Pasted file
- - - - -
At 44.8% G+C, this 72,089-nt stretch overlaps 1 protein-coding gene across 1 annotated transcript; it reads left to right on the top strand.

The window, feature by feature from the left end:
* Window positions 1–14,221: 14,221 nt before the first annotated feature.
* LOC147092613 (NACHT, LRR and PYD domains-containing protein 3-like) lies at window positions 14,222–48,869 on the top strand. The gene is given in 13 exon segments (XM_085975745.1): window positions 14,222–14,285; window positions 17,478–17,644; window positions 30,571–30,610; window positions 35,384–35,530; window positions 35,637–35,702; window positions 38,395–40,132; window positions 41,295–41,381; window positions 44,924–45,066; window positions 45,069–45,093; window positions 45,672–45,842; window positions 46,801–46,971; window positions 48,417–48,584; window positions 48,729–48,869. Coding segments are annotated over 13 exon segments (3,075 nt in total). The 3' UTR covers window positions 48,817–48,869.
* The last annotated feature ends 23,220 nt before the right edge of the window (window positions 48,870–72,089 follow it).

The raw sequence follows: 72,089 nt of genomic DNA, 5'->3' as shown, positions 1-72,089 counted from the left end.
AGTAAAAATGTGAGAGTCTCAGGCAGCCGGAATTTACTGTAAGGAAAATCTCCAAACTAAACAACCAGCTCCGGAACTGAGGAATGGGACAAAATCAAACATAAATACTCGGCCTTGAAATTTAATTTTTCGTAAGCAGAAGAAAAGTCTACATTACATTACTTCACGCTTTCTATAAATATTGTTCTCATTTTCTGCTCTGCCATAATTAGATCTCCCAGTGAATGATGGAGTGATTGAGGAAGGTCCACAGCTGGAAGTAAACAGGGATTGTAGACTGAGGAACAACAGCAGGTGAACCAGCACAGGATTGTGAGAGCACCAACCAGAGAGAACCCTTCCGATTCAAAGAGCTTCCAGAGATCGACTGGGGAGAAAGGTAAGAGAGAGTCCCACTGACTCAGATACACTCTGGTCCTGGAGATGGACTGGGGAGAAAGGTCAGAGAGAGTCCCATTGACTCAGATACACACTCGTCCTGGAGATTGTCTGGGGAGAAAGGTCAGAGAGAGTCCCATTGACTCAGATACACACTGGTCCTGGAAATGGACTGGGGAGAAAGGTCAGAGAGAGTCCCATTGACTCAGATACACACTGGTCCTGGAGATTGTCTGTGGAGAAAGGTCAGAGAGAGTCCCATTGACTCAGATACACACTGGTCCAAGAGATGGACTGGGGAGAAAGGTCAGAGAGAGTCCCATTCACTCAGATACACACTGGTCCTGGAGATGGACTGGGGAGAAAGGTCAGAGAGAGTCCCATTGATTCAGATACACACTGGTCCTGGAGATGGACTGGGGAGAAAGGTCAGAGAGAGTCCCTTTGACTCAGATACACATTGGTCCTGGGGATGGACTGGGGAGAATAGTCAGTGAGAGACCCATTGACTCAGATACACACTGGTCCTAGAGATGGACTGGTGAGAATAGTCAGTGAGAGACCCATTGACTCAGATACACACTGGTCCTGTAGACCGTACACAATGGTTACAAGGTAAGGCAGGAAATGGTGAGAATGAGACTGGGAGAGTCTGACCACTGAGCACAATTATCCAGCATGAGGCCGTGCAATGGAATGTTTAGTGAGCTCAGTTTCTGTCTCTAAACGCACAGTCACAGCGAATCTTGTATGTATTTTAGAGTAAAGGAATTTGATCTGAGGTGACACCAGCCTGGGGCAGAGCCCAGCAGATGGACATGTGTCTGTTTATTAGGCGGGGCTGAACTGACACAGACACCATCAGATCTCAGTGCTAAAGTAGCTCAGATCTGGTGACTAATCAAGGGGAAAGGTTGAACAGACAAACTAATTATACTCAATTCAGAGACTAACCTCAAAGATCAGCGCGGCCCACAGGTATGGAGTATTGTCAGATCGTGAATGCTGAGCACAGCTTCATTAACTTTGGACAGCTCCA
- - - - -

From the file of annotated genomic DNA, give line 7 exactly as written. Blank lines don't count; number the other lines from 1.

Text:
AGTAAAAATGTGAGAGTCTCAGGCAGCCGGAATTTACTGTAAGGAAAATCTCCAAACTAAACAACCAGCTCCGGAACTGAGGAATGGGACAAAATCAAACATAAATACTCGGCCTTGAAATTTAATTTTTCGTAAGCAGAAGAAAAGTCTACATTACATTACTTCACGCTTTCTATAAATATTGTTCTCATTTTCTGCTCTGCCATAATTAGATCTCCCAGTGAATGATGGAGTGATTGAGGAAGGTCCACAGCTGGAAGTAAACAGGGATTGTAGACTGAGGAACAACAGCAGGTGAACCAGCACAGGATTGTGAGAGCACCAACCAGAGAGAACCCTTCCGATTCAAAGAGCTTCCAGAGATCGACTGGGGAGAAAGGTAAGAGAGAGTCCCACTGACTCAGATACACTCTGGTCCTGGAGATGGACTGGGGAGAAAGGTCAGAGAGAGTCCCATTGACTCAGATACACACTCGTCCTGGAGATTGTCTGGGGAGAAAGGTCAGAGAGAGTCCCATTGACTCAGATACACACTGGTCCTGGAAATGGACTGGGGAGAAAGGTCAGAGAGAGTCCCATTGACTCAGATACACACTGGTCCTGGAGATTGTCTGTGGAGAAAGGTCAGAGAGAGTCCCATTGACTCAGATACACACTGGTCCAAGAGATGGACTGGGGAGAAAGGTCAGAGAGAGTCCCATTCACTCAGATACACACTGGTCCTGGAGATGGACTGGGGAGAAAGGTCAGAGAGAGTCCCATTGATTCAGATACACACTGGTCCTGGAGATGGACTGGGGAGAAAGGTCAGAGAGAGTCCCTTTGACTCAGATACACATTGGTCCTGGGGATGGACTGGGGAGAATAGTCAGTGAGAGACCCATTGACTCAGATACACACTGGTCCTAGAGATGGACTGGTGAGAATAGTCAGTGAGAGACCCATTGACTCAGATACACACTGGTCCTGTAGACCGTACACAATGGTTACAAGGTAAGGCAGGAAATGGTGAGAATGAGACTGGGAGAGTCTGACCACTGAGCACAATTATCCAGCATGAGGCCGTGCAATGGAATGTTTAGTGAGCTCAGTTTCTGTCTCTAAACGCACAGTCACAGCGAATCTTGTATGTATTTTAGAGTAAAGGAATTTGATCTGAGGTGACACCAGCCTGGGGCAGAGCCCAGCAGATGGACATGTGTCTGTTTATTAGGCGGGGCTGAACTGACACAGACACCATCAGATCTCAGTGCTAAAGTAGCTCAGATCTGGTGACTAATCAAGGGGAAAGGTTGAACAGACAAACTAATTATACTCAATTCAGAGACTAACCTCAAAGATCAGCGCGGCCCACAGGTATGGAGTATTGTCAGATCGTGAATGCTGAGCACAGCTTCATTAACTTTGGACAGCTCCA